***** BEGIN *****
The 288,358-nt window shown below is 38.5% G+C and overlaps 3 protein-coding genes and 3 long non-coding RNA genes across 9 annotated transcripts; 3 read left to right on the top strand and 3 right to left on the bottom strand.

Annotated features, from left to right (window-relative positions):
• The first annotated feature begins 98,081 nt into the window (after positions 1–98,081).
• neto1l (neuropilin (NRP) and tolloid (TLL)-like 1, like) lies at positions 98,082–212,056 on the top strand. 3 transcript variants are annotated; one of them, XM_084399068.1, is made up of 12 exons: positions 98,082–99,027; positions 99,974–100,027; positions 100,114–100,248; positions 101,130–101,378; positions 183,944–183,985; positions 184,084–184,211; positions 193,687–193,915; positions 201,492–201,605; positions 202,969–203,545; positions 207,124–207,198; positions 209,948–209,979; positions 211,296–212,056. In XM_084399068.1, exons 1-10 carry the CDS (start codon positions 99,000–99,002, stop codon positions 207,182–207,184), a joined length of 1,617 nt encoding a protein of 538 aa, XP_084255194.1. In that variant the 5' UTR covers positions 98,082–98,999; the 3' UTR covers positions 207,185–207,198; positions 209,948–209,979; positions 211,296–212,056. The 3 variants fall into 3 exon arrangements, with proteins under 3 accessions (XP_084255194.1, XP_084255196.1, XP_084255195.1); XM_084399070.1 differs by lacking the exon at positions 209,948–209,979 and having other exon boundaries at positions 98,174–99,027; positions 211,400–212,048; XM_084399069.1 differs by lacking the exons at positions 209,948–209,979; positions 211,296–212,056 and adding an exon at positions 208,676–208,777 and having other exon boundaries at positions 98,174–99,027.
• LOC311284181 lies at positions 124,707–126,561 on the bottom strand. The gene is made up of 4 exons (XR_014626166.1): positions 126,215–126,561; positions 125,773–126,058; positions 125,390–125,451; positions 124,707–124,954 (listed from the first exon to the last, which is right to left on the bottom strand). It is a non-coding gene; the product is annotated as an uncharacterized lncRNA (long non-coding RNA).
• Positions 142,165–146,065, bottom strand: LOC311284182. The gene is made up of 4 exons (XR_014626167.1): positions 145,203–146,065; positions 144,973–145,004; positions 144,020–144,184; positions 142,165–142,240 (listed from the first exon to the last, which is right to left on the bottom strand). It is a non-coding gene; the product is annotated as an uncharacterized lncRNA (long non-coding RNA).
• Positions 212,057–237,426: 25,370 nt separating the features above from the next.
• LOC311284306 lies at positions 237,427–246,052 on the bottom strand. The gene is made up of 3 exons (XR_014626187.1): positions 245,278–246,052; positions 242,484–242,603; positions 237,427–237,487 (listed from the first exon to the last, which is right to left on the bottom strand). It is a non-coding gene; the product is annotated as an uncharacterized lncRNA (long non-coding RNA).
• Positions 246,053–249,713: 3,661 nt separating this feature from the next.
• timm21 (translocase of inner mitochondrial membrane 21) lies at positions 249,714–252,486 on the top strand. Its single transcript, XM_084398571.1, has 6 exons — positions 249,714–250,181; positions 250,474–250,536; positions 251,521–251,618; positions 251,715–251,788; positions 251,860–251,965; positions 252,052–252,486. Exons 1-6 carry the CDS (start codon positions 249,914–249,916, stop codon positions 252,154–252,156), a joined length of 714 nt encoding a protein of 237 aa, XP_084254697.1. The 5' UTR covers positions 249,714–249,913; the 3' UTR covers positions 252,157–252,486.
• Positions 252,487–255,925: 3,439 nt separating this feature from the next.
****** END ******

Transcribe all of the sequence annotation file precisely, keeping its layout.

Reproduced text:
The 288,358-nt window shown below is 38.5% G+C and overlaps 3 protein-coding genes and 3 long non-coding RNA genes across 9 annotated transcripts; 3 read left to right on the top strand and 3 right to left on the bottom strand.

Annotated features, from left to right (window-relative positions):
• The first annotated feature begins 98,081 nt into the window (after positions 1–98,081).
• neto1l (neuropilin (NRP) and tolloid (TLL)-like 1, like) lies at positions 98,082–212,056 on the top strand. 3 transcript variants are annotated; one of them, XM_084399068.1, is made up of 12 exons: positions 98,082–99,027; positions 99,974–100,027; positions 100,114–100,248; positions 101,130–101,378; positions 183,944–183,985; positions 184,084–184,211; positions 193,687–193,915; positions 201,492–201,605; positions 202,969–203,545; positions 207,124–207,198; positions 209,948–209,979; positions 211,296–212,056. In XM_084399068.1, exons 1-10 carry the CDS (start codon positions 99,000–99,002, stop codon positions 207,182–207,184), a joined length of 1,617 nt encoding a protein of 538 aa, XP_084255194.1. In that variant the 5' UTR covers positions 98,082–98,999; the 3' UTR covers positions 207,185–207,198; positions 209,948–209,979; positions 211,296–212,056. The 3 variants fall into 3 exon arrangements, with proteins under 3 accessions (XP_084255194.1, XP_084255196.1, XP_084255195.1); XM_084399070.1 differs by lacking the exon at positions 209,948–209,979 and having other exon boundaries at positions 98,174–99,027; positions 211,400–212,048; XM_084399069.1 differs by lacking the exons at positions 209,948–209,979; positions 211,296–212,056 and adding an exon at positions 208,676–208,777 and having other exon boundaries at positions 98,174–99,027.
• LOC311284181 lies at positions 124,707–126,561 on the bottom strand. The gene is made up of 4 exons (XR_014626166.1): positions 126,215–126,561; positions 125,773–126,058; positions 125,390–125,451; positions 124,707–124,954 (listed from the first exon to the last, which is right to left on the bottom strand). It is a non-coding gene; the product is annotated as an uncharacterized lncRNA (long non-coding RNA).
• Positions 142,165–146,065, bottom strand: LOC311284182. The gene is made up of 4 exons (XR_014626167.1): positions 145,203–146,065; positions 144,973–145,004; positions 144,020–144,184; positions 142,165–142,240 (listed from the first exon to the last, which is right to left on the bottom strand). It is a non-coding gene; the product is annotated as an uncharacterized lncRNA (long non-coding RNA).
• Positions 212,057–237,426: 25,370 nt separating the features above from the next.
• LOC311284306 lies at positions 237,427–246,052 on the bottom strand. The gene is made up of 3 exons (XR_014626187.1): positions 245,278–246,052; positions 242,484–242,603; positions 237,427–237,487 (listed from the first exon to the last, which is right to left on the bottom strand). It is a non-coding gene; the product is annotated as an uncharacterized lncRNA (long non-coding RNA).
• Positions 246,053–249,713: 3,661 nt separating this feature from the next.
• timm21 (translocase of inner mitochondrial membrane 21) lies at positions 249,714–252,486 on the top strand. Its single transcript, XM_084398571.1, has 6 exons — positions 249,714–250,181; positions 250,474–250,536; positions 251,521–251,618; positions 251,715–251,788; positions 251,860–251,965; positions 252,052–252,486. Exons 1-6 carry the CDS (start codon positions 249,914–249,916, stop codon positions 252,154–252,156), a joined length of 714 nt encoding a protein of 237 aa, XP_084254697.1. The 5' UTR covers positions 249,714–249,913; the 3' UTR covers positions 252,157–252,486.
• Positions 252,487–255,925: 3,439 nt separating this feature from the next.